Wednesday, February 6, 2013



This is the next photo in the February Photo Collage Festival dreamt up by the lovely Julie at Angler's Rest and cleverly named by the lovely Pauleen at Family HIstory Across the seas.

Okay - let's have a change of gender.

This photograph is obviously a copy of a copy.

It bears the simple word "Gramps" on the back of it.

I am assuming it is Edwin Conner - my father's grandfather - because of the uniform and it's in my paternal grandmother's family album.

Edwin was born Christmas Day 1869 at 46 Albert Street, Portsea Island, Southampton in England and died in the Greycliffe disaster in Sydney Harbour 3 November 1927 at the age of 57 - nearly 58.  He was buried in the Methodist section of South Head Cemetery by a Salvation Army Minister.  There is a memorial page which I have just discovered on Find A Grave here.

The newspapers said he lived at 58 Salisbury Street Watson's Bay.

However his death certificate says he lived at 2 Military Road Watson's Bay.  He was stated as being a fitter or Royal Engine Artificer, to use a Naval term.

Edwin Conner married Eleanor Eliza Cook in Portsea 1892 at the age of 22 and they had three children - Constance, Lilian and Edwin Arthur James.  The family emigrated to Australia on the "Omrah" arriving in Melbourne May 6th 1912.  They moved to Sydney in 1920.

Edwin was in the Navy.

My father's memories of him are him working on Garden Island and catching the ferry home to Vaucluse every day.  Only he died before my father was born so they must be hand-me-down memories.   

This is the account of the recovery of Edwin's body from the Greycliffe - one of the last two bodies to be found in the wreckage.  Family hearsay has it that he was deaf and would have not heard any call for alarm.  Family legend had it that they found him at the bottom of the harbour still reading the paper.

I looked up Edwin's naval record on the National Archives website. And I also found his record on the equivalent on the British National Archives using their fabulous Discovery tool here.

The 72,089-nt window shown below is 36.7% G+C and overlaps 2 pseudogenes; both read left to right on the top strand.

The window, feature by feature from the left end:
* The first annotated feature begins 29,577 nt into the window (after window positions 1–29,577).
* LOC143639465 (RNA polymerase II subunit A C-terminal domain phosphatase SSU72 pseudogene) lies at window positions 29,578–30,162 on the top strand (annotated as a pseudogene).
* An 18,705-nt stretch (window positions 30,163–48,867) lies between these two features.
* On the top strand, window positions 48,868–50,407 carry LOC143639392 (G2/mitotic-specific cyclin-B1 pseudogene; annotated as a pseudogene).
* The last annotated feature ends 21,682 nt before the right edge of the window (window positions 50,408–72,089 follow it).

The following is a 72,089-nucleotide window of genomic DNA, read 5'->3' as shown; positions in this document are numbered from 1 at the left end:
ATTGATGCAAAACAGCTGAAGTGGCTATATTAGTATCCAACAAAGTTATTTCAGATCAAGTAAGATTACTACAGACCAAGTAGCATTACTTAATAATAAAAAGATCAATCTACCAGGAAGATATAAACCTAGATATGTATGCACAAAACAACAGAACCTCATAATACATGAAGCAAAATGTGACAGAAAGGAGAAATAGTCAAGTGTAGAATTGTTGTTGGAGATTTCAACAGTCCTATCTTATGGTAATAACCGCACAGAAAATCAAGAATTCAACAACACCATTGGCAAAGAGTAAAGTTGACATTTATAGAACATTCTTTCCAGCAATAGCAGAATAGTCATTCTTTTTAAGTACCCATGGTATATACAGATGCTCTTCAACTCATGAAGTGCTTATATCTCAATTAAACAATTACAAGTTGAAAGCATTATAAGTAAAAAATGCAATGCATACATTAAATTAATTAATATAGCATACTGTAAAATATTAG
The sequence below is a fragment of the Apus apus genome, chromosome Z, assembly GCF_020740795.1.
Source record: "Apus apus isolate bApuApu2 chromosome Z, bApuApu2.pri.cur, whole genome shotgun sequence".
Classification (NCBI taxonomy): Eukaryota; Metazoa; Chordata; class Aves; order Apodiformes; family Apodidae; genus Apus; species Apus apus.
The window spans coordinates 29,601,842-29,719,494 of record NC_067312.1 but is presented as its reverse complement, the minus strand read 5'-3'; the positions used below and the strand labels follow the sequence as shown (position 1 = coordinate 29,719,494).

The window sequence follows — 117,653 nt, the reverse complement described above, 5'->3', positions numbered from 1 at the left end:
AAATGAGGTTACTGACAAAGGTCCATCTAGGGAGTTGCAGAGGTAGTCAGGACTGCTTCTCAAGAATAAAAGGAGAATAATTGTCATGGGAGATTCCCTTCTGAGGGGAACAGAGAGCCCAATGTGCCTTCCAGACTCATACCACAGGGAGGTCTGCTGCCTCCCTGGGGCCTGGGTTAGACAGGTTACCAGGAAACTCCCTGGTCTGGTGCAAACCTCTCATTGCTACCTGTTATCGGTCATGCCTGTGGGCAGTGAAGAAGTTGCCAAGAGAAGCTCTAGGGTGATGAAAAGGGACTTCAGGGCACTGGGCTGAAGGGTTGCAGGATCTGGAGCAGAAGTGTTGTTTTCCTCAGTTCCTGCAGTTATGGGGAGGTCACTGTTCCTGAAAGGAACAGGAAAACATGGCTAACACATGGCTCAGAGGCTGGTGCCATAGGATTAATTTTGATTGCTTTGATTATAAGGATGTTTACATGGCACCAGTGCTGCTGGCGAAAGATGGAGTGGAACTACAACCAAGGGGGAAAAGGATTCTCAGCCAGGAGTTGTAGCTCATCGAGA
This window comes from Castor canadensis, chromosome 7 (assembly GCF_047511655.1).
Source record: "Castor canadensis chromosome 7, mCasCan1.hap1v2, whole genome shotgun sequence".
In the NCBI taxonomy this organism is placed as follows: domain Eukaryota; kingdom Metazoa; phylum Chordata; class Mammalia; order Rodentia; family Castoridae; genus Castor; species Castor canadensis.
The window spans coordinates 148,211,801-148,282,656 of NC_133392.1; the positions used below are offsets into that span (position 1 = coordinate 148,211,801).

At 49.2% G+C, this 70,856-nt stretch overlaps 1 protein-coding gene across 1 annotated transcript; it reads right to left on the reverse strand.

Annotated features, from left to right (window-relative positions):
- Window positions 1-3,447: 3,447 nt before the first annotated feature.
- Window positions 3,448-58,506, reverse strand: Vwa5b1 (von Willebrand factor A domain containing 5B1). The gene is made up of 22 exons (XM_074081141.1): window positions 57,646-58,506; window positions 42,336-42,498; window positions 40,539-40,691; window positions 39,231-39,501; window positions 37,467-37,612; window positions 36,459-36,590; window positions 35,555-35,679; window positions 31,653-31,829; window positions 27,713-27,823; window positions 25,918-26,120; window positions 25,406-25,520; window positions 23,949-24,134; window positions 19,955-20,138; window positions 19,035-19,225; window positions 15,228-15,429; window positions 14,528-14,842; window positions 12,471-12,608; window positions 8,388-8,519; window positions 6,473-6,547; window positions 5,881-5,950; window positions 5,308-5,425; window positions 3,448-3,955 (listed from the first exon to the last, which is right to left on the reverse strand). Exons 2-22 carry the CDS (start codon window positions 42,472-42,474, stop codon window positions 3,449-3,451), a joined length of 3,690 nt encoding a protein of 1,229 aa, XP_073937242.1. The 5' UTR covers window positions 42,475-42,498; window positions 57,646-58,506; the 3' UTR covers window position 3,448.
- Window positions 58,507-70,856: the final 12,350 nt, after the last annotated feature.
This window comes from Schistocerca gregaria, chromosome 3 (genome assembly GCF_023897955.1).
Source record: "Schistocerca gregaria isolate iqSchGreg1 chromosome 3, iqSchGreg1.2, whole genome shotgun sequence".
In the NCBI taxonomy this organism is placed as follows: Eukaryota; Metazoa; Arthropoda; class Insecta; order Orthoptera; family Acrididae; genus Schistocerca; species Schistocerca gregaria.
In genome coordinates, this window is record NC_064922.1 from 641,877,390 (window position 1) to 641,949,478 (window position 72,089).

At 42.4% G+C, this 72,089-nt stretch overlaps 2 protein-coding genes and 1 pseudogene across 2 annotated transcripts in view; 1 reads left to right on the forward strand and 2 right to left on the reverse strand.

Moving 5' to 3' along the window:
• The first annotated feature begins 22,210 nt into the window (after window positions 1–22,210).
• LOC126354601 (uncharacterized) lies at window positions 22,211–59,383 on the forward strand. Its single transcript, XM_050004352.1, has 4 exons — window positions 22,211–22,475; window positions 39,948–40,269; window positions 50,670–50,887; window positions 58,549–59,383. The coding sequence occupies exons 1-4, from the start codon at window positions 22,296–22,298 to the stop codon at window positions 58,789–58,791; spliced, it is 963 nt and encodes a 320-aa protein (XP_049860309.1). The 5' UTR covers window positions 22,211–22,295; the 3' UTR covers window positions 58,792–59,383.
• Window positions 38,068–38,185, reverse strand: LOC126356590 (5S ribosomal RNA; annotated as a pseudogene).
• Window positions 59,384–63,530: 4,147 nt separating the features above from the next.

Edwin commenced in the Royal Navy at the age of 19 on 17 March 1890.  He was described as 5ft 3 with dark brown hair.  His Australian record is similar and he has brown eyes and a fresh complexion.  No marks, wounds or scars.  

He served on the following ships

Victory I & II
Vivid II
Duke of Wellington
Panche (?)
Terpsichore (?)

He came to Australia in 1912 and served on the following ships:

Eliza (?)

I think the medals he is wearing on his jacket are for Long Service and Good Conduct.  At last that's what I have tried to decipher from the acronyms on his Australian Naval Record - LS and GC. I think the Navy was sparing with its praise.

Various addresses on his Australian record include:

10 ???Forte or Jonte???Avenue, Glen Huntley, Victoria
122 Asling ??? Street Garden Vale, Melbourne

and then

Fitzwilliam Road Vaucluse
Salisbury Street Vaucluse

In 1919 he was paid 48 pounds 10 shillings compensation for "Marsina" 20 June 1916 - this needs investigating.

He was also paid the final share of a Naval Prize Fund 37 pounds....what does this mean???  Ah, good old Wikipaedia has the answer.  

I think this is in connection with the capture of the SS Komet - later renamed the Una.  And it was the Una that came to the rescue of the "Marsina" according to this article...

Goodness - I think that's enough for one day.


Aillin O'Brien said...

Alex, you've obvious done a lot of research into the Navy records, well done. How tragic that Edwin may not have heard any calls of alarm :(

Kristin said...

If he was really at the bottom of the bay still reading the paper maybe it was a blessing he didn't hear the call if he still would have been killed. I guess I have to read the links to find out the details. Very interesting. Maybe even more so since I spent yesterday piecing together my great uncles USA navy record.

Alex Daw said...

Dear Aillin - Thank you for your comment. I feel a bit frustrated with the naval research actually - some it is very difficult to read - particularly the Australian record - some of it seems to be written in faint pencil. And yes, it was a tragic accident and it is interesting how the family stories seem to make light of it when it must have been so very very sad. Some of the newspaper accounts are very sobering. It was an afternoon ferry so there were some school children aboard. I forgot to mention that Steve Brew has written a book called Greycliffe - Stolen Lives about the disaster as well. Alex

Alex Daw said...

Dear Kristin - Thank you for your comment. Ooh another type of naval record - I'd like to see an American one. I look forward to reading about your discoveries. Alex